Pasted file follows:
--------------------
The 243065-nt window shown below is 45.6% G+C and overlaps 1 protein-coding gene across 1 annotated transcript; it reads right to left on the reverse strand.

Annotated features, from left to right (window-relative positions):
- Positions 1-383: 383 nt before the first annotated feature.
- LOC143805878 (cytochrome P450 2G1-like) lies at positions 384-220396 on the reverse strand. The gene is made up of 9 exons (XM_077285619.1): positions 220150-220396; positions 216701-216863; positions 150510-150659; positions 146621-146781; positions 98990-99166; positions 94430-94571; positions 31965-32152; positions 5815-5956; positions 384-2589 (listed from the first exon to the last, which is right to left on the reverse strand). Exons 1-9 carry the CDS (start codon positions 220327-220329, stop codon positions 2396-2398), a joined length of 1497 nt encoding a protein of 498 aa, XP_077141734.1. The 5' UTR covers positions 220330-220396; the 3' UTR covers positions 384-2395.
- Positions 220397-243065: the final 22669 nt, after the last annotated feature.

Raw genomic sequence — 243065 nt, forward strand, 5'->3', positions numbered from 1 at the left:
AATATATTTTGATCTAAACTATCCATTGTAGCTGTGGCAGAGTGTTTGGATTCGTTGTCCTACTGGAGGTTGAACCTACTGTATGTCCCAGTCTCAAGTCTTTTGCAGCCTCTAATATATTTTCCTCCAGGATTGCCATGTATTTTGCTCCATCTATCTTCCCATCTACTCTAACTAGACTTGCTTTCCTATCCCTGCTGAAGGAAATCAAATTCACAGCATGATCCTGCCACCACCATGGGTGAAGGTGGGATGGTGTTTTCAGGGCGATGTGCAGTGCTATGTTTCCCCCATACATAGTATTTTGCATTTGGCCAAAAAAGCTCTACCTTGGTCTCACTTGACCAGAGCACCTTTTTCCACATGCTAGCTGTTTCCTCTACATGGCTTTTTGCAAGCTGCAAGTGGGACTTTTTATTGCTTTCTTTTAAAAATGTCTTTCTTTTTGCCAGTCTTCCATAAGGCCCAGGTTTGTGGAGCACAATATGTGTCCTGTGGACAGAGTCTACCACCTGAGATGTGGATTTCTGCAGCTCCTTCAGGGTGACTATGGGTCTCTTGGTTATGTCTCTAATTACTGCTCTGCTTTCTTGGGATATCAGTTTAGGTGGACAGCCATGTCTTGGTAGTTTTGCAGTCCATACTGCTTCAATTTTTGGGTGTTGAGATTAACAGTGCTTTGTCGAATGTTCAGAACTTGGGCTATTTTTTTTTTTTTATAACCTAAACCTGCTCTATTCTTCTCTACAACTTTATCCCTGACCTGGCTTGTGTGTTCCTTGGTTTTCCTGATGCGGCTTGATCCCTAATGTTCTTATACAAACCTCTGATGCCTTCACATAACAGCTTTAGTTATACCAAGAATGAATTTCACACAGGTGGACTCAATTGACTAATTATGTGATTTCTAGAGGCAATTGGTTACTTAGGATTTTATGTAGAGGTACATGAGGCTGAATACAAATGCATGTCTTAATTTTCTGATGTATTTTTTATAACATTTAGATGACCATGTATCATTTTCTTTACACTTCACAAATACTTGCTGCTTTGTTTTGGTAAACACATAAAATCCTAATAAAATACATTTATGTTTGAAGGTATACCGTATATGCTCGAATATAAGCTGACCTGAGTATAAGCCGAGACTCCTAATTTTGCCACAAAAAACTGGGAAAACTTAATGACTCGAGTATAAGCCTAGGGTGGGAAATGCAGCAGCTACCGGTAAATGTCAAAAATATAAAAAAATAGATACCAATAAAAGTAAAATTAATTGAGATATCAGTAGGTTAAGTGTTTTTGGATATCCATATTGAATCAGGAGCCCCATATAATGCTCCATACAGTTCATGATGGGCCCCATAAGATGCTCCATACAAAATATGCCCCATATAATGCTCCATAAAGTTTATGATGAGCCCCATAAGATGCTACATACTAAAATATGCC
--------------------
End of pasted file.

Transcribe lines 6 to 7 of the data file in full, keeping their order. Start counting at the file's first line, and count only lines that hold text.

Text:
Raw genomic sequence — 243065 nt, forward strand, 5'->3', positions numbered from 1 at the left:
AATATATTTTGATCTAAACTATCCATTGTAGCTGTGGCAGAGTGTTTGGATTCGTTGTCCTACTGGAGGTTGAACCTACTGTATGTCCCAGTCTCAAGTCTTTTGCAGCCTCTAATATATTTTCCTCCAGGATTGCCATGTATTTTGCTCCATCTATCTTCCCATCTACTCTAACTAGACTTGCTTTCCTATCCCTGCTGAAGGAAATCAAATTCACAGCATGATCCTGCCACCACCATGGGTGAAGGTGGGATGGTGTTTTCAGGGCGATGTGCAGTGCTATGTTTCCCCCATACATAGTATTTTGCATTTGGCCAAAAAAGCTCTACCTTGGTCTCACTTGACCAGAGCACCTTTTTCCACATGCTAGCTGTTTCCTCTACATGGCTTTTTGCAAGCTGCAAGTGGGACTTTTTATTGCTTTCTTTTAAAAATGTCTTTCTTTTTGCCAGTCTTCCATAAGGCCCAGGTTTGTGGAGCACAATATGTGTCCTGTGGACAGAGTCTACCACCTGAGATGTGGATTTCTGCAGCTCCTTCAGGGTGACTATGGGTCTCTTGGTTATGTCTCTAATTACTGCTCTGCTTTCTTGGGATATCAGTTTAGGTGGACAGCCATGTCTTGGTAGTTTTGCAGTCCATACTGCTTCAATTTTTGGGTGTTGAGATTAACAGTGCTTTGTCGAATGTTCAGAACTTGGGCTATTTTTTTTTTTTTATAACCTAAACCTGCTCTATTCTTCTCTACAACTTTATCCCTGACCTGGCTTGTGTGTTCCTTGGTTTTCCTGATGCGGCTTGATCCCTAATGTTCTTATACAAACCTCTGATGCCTTCACATAACAGCTTTAGTTATACCAAGAATGAATTTCACACAGGTGGACTCAATTGACTAATTATGTGATTTCTAGAGGCAATTGGTTACTTAGGATTTTATGTAGAGGTACATGAGGCTGAATACAAATGCATGTCTTAATTTTCTGATGTATTTTTTATAACATTTAGATGACCATGTATCATTTTCTTTACACTTCACAAATACTTGCTGCTTTGTTTTGGTAAACACATAAAATCCTAATAAAATACATTTATGTTTGAAGGTATACCGTATATGCTCGAATATAAGCTGACCTGAGTATAAGCCGAGACTCCTAATTTTGCCACAAAAAACTGGGAAAACTTAATGACTCGAGTATAAGCCTAGGGTGGGAAATGCAGCAGCTACCGGTAAATGTCAAAAATATAAAAAAATAGATACCAATAAAAGTAAAATTAATTGAGATATCAGTAGGTTAAGTGTTTTTGGATATCCATATTGAATCAGGAGCCCCATATAATGCTCCATACAGTTCATGATGGGCCCCATAAGATGCTCCATACAAAATATGCCCCATATAATGCTCCATAAAGTTTATGATGAGCCCCATAAGATGCTACATACTAAAATATGCC